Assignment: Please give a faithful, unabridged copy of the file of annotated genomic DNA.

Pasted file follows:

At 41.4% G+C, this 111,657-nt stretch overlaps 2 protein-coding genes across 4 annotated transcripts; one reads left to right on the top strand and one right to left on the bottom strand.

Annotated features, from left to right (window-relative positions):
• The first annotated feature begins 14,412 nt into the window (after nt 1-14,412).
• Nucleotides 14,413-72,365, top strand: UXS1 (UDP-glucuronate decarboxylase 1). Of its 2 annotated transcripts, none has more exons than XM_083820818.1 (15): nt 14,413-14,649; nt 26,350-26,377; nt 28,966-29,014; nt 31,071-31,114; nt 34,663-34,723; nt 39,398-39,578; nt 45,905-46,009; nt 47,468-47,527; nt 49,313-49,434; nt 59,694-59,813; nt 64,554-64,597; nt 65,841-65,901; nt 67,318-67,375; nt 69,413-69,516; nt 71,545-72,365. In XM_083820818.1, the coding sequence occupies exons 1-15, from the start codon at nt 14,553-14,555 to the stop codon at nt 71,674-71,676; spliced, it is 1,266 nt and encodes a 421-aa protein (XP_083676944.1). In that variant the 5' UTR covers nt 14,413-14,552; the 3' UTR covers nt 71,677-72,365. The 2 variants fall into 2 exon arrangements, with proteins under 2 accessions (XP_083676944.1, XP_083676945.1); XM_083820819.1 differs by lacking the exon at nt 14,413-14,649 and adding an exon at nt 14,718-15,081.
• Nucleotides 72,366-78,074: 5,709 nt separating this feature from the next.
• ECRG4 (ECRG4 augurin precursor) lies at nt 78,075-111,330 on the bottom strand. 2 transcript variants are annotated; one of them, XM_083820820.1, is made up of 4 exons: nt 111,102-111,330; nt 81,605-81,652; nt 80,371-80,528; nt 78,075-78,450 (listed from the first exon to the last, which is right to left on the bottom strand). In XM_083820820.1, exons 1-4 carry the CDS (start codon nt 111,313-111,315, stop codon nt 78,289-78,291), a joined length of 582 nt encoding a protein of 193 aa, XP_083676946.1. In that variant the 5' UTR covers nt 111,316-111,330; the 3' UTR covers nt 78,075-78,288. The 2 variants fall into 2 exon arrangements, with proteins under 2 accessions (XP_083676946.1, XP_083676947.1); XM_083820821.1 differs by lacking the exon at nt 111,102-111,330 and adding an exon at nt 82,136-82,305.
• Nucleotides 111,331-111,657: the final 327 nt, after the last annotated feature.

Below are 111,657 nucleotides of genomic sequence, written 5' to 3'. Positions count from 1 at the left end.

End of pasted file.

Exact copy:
At 41.4% G+C, this 111,657-nt stretch overlaps 2 protein-coding genes across 4 annotated transcripts; one reads left to right on the top strand and one right to left on the bottom strand.

Annotated features, from left to right (window-relative positions):
• The first annotated feature begins 14,412 nt into the window (after nt 1-14,412).
• Nucleotides 14,413-72,365, top strand: UXS1 (UDP-glucuronate decarboxylase 1). Of its 2 annotated transcripts, none has more exons than XM_083820818.1 (15): nt 14,413-14,649; nt 26,350-26,377; nt 28,966-29,014; nt 31,071-31,114; nt 34,663-34,723; nt 39,398-39,578; nt 45,905-46,009; nt 47,468-47,527; nt 49,313-49,434; nt 59,694-59,813; nt 64,554-64,597; nt 65,841-65,901; nt 67,318-67,375; nt 69,413-69,516; nt 71,545-72,365. In XM_083820818.1, the coding sequence occupies exons 1-15, from the start codon at nt 14,553-14,555 to the stop codon at nt 71,674-71,676; spliced, it is 1,266 nt and encodes a 421-aa protein (XP_083676944.1). In that variant the 5' UTR covers nt 14,413-14,552; the 3' UTR covers nt 71,677-72,365. The 2 variants fall into 2 exon arrangements, with proteins under 2 accessions (XP_083676944.1, XP_083676945.1); XM_083820819.1 differs by lacking the exon at nt 14,413-14,649 and adding an exon at nt 14,718-15,081.
• Nucleotides 72,366-78,074: 5,709 nt separating this feature from the next.
• ECRG4 (ECRG4 augurin precursor) lies at nt 78,075-111,330 on the bottom strand. 2 transcript variants are annotated; one of them, XM_083820820.1, is made up of 4 exons: nt 111,102-111,330; nt 81,605-81,652; nt 80,371-80,528; nt 78,075-78,450 (listed from the first exon to the last, which is right to left on the bottom strand). In XM_083820820.1, exons 1-4 carry the CDS (start codon nt 111,313-111,315, stop codon nt 78,289-78,291), a joined length of 582 nt encoding a protein of 193 aa, XP_083676946.1. In that variant the 5' UTR covers nt 111,316-111,330; the 3' UTR covers nt 78,075-78,288. The 2 variants fall into 2 exon arrangements, with proteins under 2 accessions (XP_083676946.1, XP_083676947.1); XM_083820821.1 differs by lacking the exon at nt 111,102-111,330 and adding an exon at nt 82,136-82,305.
• Nucleotides 111,331-111,657: the final 327 nt, after the last annotated feature.

Below are 111,657 nucleotides of genomic sequence, written 5' to 3'. Positions count from 1 at the left end.